Protocols On All Three Links Computer Science Essay

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The following report analyse the process of what happens when the laptop powers on and points to an address using its browser, the address which resides on the web server. The report itself will be divided into separate sections to further breakdown what happens at each link of the network as well as each layer of the OSI model. Each section will contain its own specific point of interest, which will reflect that of the network provided.

The four sections that we have divided up are as follows:

Student A- Addressing (Looking at the entire network in terms of Addressing throughout)

Student B- Security (Looking at the entire network in terms of Security throughout)

Student C- Protocols (Looking at the entire network in terms of Protocols throughout)

Student D- Graphical analysis/Maths (Looking at the entire network in terms of Graphical analysis/Maths throughout)

Process of communication from start to finish throughout the network.

The laptop powers on and starts the POST process (Power on Self Test), then proceeds to boot the Operating System.

Initially the laptop must request a transmission slot before it can start communicating with the network, this is done through CSMA/CA. After a sot has been allocated then authorisation must take place using WPA2.

Once full boot sequence is complete; and the O.S. is running, user takes control and runs the browser. The user then points towards a destination website. The laptop then communicates through its NIC (network interface card) then connects via a wireless link (AP) using any necessary drivers and software. Once a connection is made to start the local area network, the first router that the laptop is connected to must communicate with the next router within the network once traffic starts to flow. The Client (laptop) must carry out a ping in order to retrieve a MAC address from the router, firstly its checks NetID and its ARP table/server for MAC address. It must then frame the ping packet with the MAC address of the router in the destination field and the clients MAC address in the source field. It will then issue an ARP request to capture the MAC address of the remote client, it will then retrieve said MAC address and proceed to frame the ping packet with the MAC address of the router in the source field and client MAC address in destination field.

The above process is carried out until the website address information is back with the client (laptop).

Protocols Throughout the Network-Section 1

OSI Layers Explained

The OSI model is split into 7 separate layers. Each layer is responsible for carrying out functions used to transmit data from one network to another. The OSI model is separated into two sets, the Application Set and the Transport Set. The Application Set uses all three upper layers (Layers 5, 6 and 7); The Transport Set uses the lower layers (Layers 1, 2, 3 and 4). The diagram below outlines these stages:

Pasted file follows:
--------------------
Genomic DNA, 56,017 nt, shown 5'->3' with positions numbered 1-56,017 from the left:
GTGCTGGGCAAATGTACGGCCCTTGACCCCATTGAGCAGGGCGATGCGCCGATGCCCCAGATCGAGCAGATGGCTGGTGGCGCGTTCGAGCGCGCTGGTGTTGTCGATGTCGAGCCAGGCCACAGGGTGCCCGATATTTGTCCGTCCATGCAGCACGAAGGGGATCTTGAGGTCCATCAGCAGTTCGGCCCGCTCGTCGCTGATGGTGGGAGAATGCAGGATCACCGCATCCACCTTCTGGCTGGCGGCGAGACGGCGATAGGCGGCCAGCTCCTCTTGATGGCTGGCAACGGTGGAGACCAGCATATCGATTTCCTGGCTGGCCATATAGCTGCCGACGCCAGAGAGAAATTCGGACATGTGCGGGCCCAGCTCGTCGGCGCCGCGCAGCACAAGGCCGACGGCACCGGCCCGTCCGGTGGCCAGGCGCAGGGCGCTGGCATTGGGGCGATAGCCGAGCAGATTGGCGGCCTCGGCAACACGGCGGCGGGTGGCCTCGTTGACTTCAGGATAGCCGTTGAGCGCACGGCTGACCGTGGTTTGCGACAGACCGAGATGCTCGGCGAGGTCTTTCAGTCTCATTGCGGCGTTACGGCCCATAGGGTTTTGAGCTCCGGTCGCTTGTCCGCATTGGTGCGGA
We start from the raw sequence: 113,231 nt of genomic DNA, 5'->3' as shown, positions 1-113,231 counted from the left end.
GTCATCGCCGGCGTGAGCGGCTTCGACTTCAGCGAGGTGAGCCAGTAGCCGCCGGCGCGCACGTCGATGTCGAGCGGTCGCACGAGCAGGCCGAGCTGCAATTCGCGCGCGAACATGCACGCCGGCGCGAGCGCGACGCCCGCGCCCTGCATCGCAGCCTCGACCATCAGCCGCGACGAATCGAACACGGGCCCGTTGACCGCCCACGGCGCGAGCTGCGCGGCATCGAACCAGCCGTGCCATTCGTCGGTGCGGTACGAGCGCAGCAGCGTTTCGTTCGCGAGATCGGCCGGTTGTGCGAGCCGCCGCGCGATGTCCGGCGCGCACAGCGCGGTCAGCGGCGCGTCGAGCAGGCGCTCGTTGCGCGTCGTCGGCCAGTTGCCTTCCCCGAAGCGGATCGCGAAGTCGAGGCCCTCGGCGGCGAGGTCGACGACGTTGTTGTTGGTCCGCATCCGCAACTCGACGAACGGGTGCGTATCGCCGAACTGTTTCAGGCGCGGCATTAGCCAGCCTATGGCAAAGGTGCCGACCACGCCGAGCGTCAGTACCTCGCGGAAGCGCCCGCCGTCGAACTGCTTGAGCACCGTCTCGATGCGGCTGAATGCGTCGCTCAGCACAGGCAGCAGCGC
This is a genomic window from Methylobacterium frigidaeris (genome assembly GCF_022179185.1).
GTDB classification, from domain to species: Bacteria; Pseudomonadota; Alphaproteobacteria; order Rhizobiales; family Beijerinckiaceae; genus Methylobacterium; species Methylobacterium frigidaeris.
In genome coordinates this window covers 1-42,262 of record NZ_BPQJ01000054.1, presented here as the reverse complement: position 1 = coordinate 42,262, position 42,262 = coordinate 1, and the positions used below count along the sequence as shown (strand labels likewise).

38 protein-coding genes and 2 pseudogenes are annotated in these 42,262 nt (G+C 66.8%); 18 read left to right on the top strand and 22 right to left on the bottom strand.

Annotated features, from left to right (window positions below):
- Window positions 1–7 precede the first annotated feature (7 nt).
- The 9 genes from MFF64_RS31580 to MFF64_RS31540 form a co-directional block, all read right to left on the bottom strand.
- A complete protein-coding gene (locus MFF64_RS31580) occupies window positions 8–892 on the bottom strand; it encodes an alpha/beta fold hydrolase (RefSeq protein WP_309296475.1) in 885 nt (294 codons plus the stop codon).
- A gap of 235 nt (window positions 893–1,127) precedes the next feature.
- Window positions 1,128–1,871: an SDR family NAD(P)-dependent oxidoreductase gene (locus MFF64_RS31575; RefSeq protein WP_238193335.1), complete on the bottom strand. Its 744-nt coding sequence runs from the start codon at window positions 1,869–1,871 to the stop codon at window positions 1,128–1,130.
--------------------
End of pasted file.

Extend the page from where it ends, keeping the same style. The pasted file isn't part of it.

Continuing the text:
Layer 1

Layer 2

Layer 3

Layer 4

Layer 5

Layer 6

Layer 7

Upper Layers

Lower Layers

The OSI model works by starting at the application layer which carries out its function then passes control to the next layer till it reaches the bottom. It then passes its way over the network connection and starts the process all over again starting from the bottom layer (Physical Layer) and working its way up the hierarchy till it reaches the required destination.

The Upper Layers of the OSI are responsible for all application functions such as managing the connection, formatting an encryption.

Layer 7 Application: This layer allows the user to communicate with the OS and provides application services such as SMTP, browsing the internet, network data sharing, allowing file and data transactions etc.

Layer 6 Presentation: This layer translates data into a format. It encrypts/decrypts data, compresses/decompresses data and handles graphics.

Layer 5 Session: Controls the timing of each session of user application processes.

The Lower Layers of the OSI are mainly used for network based functions such as addressing, routing and flow control.

Layer 4 Transport: This layer controls error recognition and recovery of lost or corrupted data.

Layer 3 Network: This layer decides which routing path is best for data transmission between nodes. All hardware devices such as routers and switches are used at this stage.

Layer 2 Data: This layer decides which physical protocol is to be used depending on what type of network and it also splits the data into frames for transmitting.

Layer 1 Physical: This layer manages all physical hardware such as physical connections, voltages etc. (Janssen, n.d.)

The model below shows the comparison and relationship between both the TCP/IP model and the OSI model. Both models are very similar in which they both use a layered structure. The TCP/IP model splits up into four layers as you will see below, each layer has specific protocols. TCP/IP model is used to allow computers to communicate over various networks.



Host to Host









Network Access

TCP/IP Model

OSI Model

(Microsoft, 2003)

Protocols of Each OSI Layer

Layer 7

DNS : Changes the domain name e.g. into an IP address which makes it simpler for a computer to understand. DNS server works by matching all domain names to IP addresses which are held within a massive database. This protocol uses standard RFC 0974.